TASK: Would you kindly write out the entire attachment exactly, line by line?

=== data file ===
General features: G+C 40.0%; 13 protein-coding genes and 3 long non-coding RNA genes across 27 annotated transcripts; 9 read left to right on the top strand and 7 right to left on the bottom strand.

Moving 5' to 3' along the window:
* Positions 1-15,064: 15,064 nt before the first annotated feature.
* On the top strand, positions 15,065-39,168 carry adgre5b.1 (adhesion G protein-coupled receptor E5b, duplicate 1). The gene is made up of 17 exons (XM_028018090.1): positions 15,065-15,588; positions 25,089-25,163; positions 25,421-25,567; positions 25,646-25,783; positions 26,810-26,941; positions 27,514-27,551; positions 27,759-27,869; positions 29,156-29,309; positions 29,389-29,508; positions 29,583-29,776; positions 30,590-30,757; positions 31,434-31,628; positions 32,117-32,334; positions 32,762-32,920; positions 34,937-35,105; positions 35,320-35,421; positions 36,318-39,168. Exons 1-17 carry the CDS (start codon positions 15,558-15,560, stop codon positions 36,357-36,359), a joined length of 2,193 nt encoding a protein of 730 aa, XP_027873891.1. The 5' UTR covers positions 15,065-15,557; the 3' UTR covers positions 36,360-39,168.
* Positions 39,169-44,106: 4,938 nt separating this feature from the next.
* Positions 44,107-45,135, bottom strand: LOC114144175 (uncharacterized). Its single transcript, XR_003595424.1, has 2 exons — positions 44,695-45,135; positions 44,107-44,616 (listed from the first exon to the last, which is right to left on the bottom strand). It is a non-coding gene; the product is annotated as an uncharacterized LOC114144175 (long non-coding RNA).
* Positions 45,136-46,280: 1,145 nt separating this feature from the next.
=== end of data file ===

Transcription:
General features: G+C 40.0%; 13 protein-coding genes and 3 long non-coding RNA genes across 27 annotated transcripts; 9 read left to right on the top strand and 7 right to left on the bottom strand.

Moving 5' to 3' along the window:
* Positions 1-15,064: 15,064 nt before the first annotated feature.
* On the top strand, positions 15,065-39,168 carry adgre5b.1 (adhesion G protein-coupled receptor E5b, duplicate 1). The gene is made up of 17 exons (XM_028018090.1): positions 15,065-15,588; positions 25,089-25,163; positions 25,421-25,567; positions 25,646-25,783; positions 26,810-26,941; positions 27,514-27,551; positions 27,759-27,869; positions 29,156-29,309; positions 29,389-29,508; positions 29,583-29,776; positions 30,590-30,757; positions 31,434-31,628; positions 32,117-32,334; positions 32,762-32,920; positions 34,937-35,105; positions 35,320-35,421; positions 36,318-39,168. Exons 1-17 carry the CDS (start codon positions 15,558-15,560, stop codon positions 36,357-36,359), a joined length of 2,193 nt encoding a protein of 730 aa, XP_027873891.1. The 5' UTR covers positions 15,065-15,557; the 3' UTR covers positions 36,360-39,168.
* Positions 39,169-44,106: 4,938 nt separating this feature from the next.
* Positions 44,107-45,135, bottom strand: LOC114144175 (uncharacterized). Its single transcript, XR_003595424.1, has 2 exons — positions 44,695-45,135; positions 44,107-44,616 (listed from the first exon to the last, which is right to left on the bottom strand). It is a non-coding gene; the product is annotated as an uncharacterized LOC114144175 (long non-coding RNA).
* Positions 45,136-46,280: 1,145 nt separating this feature from the next.